Just Add Milk

Director Gus Van Sant delivers the story of the gay-rights movement's patron saint in his most political film to date.

Gus Van Sant is getting married?

It's hard to picture this outsider, the lone wolf of American cinema, walking down the aisle like talk-show host Ellen DeGeneres. But he said it himself.

"I proposed to someone last week," said Van Sant, revealing a smile that turned into a full-blown laugh.

Apparently it's good to be Gus Van Sant.

The 56-year-old indie-film director with the enigmatic gaze is currently working on his dream project about Ken Kesey's Merry Pranksters and theirElectric Kool-Aid Acid Test. France adores Van Sant so much it's naming him a commander in the Order of Arts and Letters, the highest recognition awarded to an artist (that is, when he finds time to accept it). He has acquired several homes, including ones in the Pearl District, Los Angeles, Gearhart, and Sauvie Island.

More important, on Nov. 26, he brings to the screen the story of Harvey Milk, the San Francisco city supervisor whose assassination in 1978 made him a patron saint in the queer canon. The life and death of Milk, nicknamed the "Mayor of Castro Street," helped fan the flames of the modern gay-rights movement.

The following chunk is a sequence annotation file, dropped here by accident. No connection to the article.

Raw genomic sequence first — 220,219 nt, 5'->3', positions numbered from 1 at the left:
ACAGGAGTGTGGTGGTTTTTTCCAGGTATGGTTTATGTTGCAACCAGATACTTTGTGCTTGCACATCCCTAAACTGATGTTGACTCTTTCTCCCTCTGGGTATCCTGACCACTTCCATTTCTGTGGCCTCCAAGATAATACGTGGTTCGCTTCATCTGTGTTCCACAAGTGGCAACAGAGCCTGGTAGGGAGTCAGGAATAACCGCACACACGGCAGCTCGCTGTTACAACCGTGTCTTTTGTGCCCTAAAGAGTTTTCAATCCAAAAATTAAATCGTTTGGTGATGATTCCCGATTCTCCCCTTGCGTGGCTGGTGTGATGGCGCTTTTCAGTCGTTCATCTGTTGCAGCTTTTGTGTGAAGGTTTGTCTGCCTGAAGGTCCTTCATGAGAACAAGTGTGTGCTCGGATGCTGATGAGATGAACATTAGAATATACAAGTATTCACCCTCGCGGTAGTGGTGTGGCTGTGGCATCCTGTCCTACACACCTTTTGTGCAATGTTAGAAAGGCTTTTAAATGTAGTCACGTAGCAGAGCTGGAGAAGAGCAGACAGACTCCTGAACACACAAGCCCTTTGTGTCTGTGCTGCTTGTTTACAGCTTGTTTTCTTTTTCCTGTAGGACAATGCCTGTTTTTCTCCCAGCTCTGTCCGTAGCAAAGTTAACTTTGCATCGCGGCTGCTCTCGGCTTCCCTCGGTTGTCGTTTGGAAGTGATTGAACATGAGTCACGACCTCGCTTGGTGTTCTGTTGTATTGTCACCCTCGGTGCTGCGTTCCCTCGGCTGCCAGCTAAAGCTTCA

And the film, starring Sean Penn, seems to have transformed Van Sant from an aloof, apolitical outsider into a defender of gay rights.

Gov. Ted Kulongoski, who attended Milk's Oct. 28 premiere in San Francisco, gushes about the film. "I've gone to a lot of events in my 40 years of public office, but I've never attended an event like Milk, " says the governor, who, in perhaps the most unscripted statement of Election Night, compared the struggles Milk faced to those of Barack Obama.

As for the movie's maker? "Gus is not just a great talent, he's also the most unassuming person to have accomplished so much," Kulongoski says. "I don't know if this will appeal to general audiences, but every American should see it."

If Portlanders take pride in Van Sant, it's understandable. He's lived in Portland since 1970 and is perhaps the most famous celebrity to call it home, though he would cringe at that characterization. Fact is, Van Sant, after 30-plus years of filmmaking, has become one of Hollywood's most endlessly fascinating, if hard to define, directors, someone who has made films that succeed both with industry bean-counters (Good Will Hunting and To Die For) and critics (Elephant and Paranoid Park).

As Village Voice screen critic J. Hoberman said in his review of Van Sant's "wonderfully lucid" Paranoid Park, he "comes close to inventing his own film language."

Hoberman told WW via email: "Van Sant is one of the leading U.S. filmmakers of his generation—independent or otherwise. I would bracket him with Steven Soderbergh, Richard Linklater and [fellow Portlander] Todd Haynes." He adds: "While Van Sant certainly has a recognizable set of interests, his work over the past 20 years is distinguished both by his range and capacity for reinvention. He's genuinely experimental."